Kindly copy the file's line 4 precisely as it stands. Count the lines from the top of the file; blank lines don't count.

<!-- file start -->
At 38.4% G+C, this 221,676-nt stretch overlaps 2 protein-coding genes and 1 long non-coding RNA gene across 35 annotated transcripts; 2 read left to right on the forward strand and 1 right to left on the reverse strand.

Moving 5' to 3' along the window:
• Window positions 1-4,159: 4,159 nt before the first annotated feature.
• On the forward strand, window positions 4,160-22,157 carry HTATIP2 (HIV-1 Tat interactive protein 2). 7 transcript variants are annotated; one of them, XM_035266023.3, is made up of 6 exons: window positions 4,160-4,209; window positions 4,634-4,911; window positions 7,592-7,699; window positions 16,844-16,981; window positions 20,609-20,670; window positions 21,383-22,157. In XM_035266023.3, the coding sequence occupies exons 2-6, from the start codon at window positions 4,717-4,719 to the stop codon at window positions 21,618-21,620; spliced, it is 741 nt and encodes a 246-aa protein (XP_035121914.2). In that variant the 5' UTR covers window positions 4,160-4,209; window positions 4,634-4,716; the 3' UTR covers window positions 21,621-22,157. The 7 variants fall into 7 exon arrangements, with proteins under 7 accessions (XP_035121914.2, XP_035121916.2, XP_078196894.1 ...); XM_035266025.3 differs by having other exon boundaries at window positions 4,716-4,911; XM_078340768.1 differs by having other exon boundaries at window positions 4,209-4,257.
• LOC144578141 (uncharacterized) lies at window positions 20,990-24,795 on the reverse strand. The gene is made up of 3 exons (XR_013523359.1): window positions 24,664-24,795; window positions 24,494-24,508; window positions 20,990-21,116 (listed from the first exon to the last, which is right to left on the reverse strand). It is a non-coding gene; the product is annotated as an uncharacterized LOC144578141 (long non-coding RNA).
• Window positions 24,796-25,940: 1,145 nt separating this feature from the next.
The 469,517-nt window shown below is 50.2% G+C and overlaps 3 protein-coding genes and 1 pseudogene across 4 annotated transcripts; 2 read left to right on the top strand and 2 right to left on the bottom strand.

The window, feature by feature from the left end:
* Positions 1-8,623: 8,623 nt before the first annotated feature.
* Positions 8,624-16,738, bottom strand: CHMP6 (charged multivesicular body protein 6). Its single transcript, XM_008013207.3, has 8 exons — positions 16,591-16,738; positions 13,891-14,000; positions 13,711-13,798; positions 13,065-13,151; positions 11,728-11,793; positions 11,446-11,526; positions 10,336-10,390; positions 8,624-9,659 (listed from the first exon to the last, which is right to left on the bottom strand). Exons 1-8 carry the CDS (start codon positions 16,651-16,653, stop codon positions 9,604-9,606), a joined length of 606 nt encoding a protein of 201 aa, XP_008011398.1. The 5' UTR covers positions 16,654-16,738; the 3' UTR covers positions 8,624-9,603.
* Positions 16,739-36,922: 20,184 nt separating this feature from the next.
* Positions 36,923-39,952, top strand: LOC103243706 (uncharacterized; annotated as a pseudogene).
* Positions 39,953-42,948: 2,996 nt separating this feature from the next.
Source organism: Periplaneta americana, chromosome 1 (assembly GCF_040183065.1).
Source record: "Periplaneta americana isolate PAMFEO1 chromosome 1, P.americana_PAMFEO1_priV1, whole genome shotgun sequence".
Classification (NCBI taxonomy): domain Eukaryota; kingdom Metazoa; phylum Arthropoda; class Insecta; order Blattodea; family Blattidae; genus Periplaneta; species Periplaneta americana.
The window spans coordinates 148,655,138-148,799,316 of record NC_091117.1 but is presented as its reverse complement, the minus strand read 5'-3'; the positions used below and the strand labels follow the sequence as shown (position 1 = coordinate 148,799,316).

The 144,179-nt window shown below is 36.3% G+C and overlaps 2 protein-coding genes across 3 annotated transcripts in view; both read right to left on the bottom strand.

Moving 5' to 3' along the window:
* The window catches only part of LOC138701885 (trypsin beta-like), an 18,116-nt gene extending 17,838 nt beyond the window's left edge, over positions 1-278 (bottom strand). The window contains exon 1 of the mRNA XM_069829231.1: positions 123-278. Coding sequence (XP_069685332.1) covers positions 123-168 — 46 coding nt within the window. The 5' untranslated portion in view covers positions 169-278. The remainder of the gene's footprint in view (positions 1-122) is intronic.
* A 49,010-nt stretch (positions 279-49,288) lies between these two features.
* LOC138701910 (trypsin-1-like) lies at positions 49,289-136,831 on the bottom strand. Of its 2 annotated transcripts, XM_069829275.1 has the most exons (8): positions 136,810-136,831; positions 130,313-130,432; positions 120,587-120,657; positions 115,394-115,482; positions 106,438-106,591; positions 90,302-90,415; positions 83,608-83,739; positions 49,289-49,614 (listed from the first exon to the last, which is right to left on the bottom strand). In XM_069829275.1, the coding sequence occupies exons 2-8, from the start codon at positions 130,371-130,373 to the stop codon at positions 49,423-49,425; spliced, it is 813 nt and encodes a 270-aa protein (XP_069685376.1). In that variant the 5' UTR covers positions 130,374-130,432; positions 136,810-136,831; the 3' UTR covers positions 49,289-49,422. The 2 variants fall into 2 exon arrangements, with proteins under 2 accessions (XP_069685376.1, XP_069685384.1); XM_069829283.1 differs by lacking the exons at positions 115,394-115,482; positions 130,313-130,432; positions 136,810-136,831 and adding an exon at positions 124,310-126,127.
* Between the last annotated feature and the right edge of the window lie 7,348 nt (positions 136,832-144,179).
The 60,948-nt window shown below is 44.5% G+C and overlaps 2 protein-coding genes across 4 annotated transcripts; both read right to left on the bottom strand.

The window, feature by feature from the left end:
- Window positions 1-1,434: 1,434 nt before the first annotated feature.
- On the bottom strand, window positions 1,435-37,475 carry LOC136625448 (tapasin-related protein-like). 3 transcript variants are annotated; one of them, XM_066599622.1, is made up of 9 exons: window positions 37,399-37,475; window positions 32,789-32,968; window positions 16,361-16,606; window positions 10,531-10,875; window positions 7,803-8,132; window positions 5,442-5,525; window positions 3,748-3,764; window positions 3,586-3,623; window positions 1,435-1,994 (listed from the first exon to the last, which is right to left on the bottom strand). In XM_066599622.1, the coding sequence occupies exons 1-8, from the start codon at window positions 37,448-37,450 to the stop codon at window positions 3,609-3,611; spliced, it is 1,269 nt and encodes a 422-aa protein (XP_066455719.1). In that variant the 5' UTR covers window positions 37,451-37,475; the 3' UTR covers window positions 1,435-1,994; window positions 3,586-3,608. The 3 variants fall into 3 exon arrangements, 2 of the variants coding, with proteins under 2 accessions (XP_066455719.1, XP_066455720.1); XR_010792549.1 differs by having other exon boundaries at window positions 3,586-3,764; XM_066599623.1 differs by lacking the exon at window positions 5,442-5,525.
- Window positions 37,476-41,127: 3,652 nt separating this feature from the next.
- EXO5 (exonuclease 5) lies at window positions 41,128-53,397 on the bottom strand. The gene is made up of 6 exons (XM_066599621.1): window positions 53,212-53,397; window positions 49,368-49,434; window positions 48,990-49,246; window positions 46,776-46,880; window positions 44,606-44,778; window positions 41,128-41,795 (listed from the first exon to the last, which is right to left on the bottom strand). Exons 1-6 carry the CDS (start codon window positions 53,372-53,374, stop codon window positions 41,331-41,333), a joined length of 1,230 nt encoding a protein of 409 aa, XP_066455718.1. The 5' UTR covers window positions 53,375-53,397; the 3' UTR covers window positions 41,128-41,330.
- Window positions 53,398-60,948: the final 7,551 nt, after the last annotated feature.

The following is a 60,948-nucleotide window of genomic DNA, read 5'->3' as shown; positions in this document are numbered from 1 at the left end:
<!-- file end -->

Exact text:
• On the forward strand, window positions 4,160-22,157 carry HTATIP2 (HIV-1 Tat interactive protein 2). 7 transcript variants are annotated; one of them, XM_035266023.3, is made up of 6 exons: window positions 4,160-4,209; window positions 4,634-4,911; window positions 7,592-7,699; window positions 16,844-16,981; window positions 20,609-20,670; window positions 21,383-22,157. In XM_035266023.3, the coding sequence occupies exons 2-6, from the start codon at window positions 4,717-4,719 to the stop codon at window positions 21,618-21,620; spliced, it is 741 nt and encodes a 246-aa protein (XP_035121914.2). In that variant the 5' UTR covers window positions 4,160-4,209; window positions 4,634-4,716; the 3' UTR covers window positions 21,621-22,157. The 7 variants fall into 7 exon arrangements, with proteins under 7 accessions (XP_035121914.2, XP_035121916.2, XP_078196894.1 ...); XM_035266025.3 differs by having other exon boundaries at window positions 4,716-4,911; XM_078340768.1 differs by having other exon boundaries at window positions 4,209-4,257.